While it is true that Star San needs to below pH 3 to be effective, it is because the low pH is required for the detergent to be effective. The low pH may inhibit or kill many of the problem microbes, but that alone is not the primary mechanism of action in Star San.

Sorry, should've been more clear. I get all that about Starsan - I was looking for info on whether there is really anything concrete to the 'myth' of needing to change sanitizers (any sanitizers) periodically, to eradicate organisms that (in theory) could become 'resistant'.
« Last Edit: July 01, 2014, 02:46:17 PM by HoosierBrew »
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Offline BrewArk

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Re: Iodophor
« Reply #22 on: July 01, 2014, 04:24:38 PM »
I use Iodophor once a year to kill any bugs that have become resistant to StarSan.  I don't know if that can even happen or if temporarily switching sanitizers is an appropriate safeguard.

I do the same on roughly your time increment (1 - 1.5 yrs, or whenever) because I always heard it might be a good idea. But I'd love to hear some actual data on that. I read Sean's post about some beer spoiling organisms actually producing acid and whether acid based cleansers would therefore be effective on them. Anybody have any other info ?
While it is true that Star San needs to below pH 3 to be effective, it is because the low pH is required for the detergent to be effective. The low pH may inhibit or kill many of the problem microbes, but that alone is not the primary mechanism of action in Star San.

Sorry, should've been more clear. I get all that about Starsan - I was looking for info on whether there is really anything concrete to the 'myth' of needing to change sanitizers (any sanitizers) periodically, to eradicate organisms that (in theory) could become 'resistant'.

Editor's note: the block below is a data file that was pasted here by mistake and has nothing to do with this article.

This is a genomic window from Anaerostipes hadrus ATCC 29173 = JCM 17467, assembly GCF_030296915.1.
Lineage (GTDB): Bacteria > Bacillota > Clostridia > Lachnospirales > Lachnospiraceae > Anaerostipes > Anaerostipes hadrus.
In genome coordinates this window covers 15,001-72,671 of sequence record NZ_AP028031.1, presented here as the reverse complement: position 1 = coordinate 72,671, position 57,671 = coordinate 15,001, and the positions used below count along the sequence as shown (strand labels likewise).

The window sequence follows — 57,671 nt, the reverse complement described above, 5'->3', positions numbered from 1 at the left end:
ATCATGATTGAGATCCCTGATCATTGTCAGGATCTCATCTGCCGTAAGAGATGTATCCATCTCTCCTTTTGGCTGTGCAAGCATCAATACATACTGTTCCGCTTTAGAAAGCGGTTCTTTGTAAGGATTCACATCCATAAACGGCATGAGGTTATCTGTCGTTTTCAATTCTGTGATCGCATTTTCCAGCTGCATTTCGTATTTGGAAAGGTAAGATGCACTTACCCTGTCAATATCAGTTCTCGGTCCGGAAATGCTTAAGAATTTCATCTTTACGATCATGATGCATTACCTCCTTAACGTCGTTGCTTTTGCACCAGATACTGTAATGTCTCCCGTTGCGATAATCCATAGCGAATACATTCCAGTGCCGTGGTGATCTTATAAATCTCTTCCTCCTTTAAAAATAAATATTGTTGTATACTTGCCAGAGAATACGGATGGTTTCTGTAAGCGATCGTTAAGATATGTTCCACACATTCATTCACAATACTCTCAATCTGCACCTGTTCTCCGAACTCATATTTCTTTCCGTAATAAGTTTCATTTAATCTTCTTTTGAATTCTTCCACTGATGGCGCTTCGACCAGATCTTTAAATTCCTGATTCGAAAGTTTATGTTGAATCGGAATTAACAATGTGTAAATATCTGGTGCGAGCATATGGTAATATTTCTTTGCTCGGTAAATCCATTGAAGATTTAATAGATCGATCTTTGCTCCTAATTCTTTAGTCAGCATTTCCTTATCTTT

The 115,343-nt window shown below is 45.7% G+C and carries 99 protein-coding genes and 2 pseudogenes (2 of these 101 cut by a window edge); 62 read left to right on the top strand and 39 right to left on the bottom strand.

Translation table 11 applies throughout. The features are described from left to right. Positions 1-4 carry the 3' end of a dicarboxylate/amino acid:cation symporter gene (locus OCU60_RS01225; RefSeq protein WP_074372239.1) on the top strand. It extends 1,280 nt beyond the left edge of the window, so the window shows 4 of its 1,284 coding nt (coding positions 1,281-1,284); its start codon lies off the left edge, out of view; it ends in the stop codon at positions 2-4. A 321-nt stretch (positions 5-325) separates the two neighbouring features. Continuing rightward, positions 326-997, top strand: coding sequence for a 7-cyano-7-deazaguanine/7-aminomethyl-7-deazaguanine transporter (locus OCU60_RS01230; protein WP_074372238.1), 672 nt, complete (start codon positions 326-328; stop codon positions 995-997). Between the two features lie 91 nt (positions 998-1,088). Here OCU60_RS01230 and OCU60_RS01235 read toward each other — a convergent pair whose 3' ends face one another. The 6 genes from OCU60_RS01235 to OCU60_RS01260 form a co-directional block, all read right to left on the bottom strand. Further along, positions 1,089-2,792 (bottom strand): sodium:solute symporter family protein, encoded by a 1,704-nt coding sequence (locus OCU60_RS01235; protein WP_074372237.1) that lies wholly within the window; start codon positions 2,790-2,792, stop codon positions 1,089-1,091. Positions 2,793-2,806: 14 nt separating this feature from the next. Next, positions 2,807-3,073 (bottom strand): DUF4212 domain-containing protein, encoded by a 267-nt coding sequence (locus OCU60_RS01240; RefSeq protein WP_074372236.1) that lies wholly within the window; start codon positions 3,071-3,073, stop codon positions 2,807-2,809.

Short answer is no.  There's a huge difference between sanitizers and antibiotics.  Antibiotics work within a living organism and have to be efficacious without killing the host, so they have to be limited in their killing.  Sanitizers don't have those limits.  They are rinsed away (or diluted to the point they are harmless). 
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Offline HoosierBrew

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Re: Iodophor
« Reply #23 on: July 01, 2014, 04:36:40 PM »

Short answer is no.  There's a huge difference between sanitizers and antibiotics.  Antibiotics work within a living organism and have to be efficacious without killing the host, so they have to be limited in their killing.  Sanitizers don't have those limits.  They are rinsed away (or diluted to the point they are harmless). 

That had always been my feeling. But I'd heard that idea floated around here a few times (and other places as well), and being OCD about sanitation, I'd always wondered if there were some info I wasn't privy to. OTOH, I've brewed consistently clean beer for over 20 years, so that's gotta say something. Thanks !
Jon H.

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Re: Iodophor
« Reply #24 on: July 01, 2014, 05:11:48 PM »
The idea isn't necessarily that microorganisms could mutate to become "resistant" in the same sense that they could to antibiotics - although given sufficient timescales I could actually see that being a concern. My main concern is instead that there are several common microorganisms which can survive the pH at which anionic sanitizers are typically used (2-3, roughly). As erock pointed out, there is also a surfactant component acting to "bind up" the little guys, but without a thorough rinse I don't feel comfortable relying on that to totally rid the tank of contaminants. I fully acknowledge that this is probably needless worrying.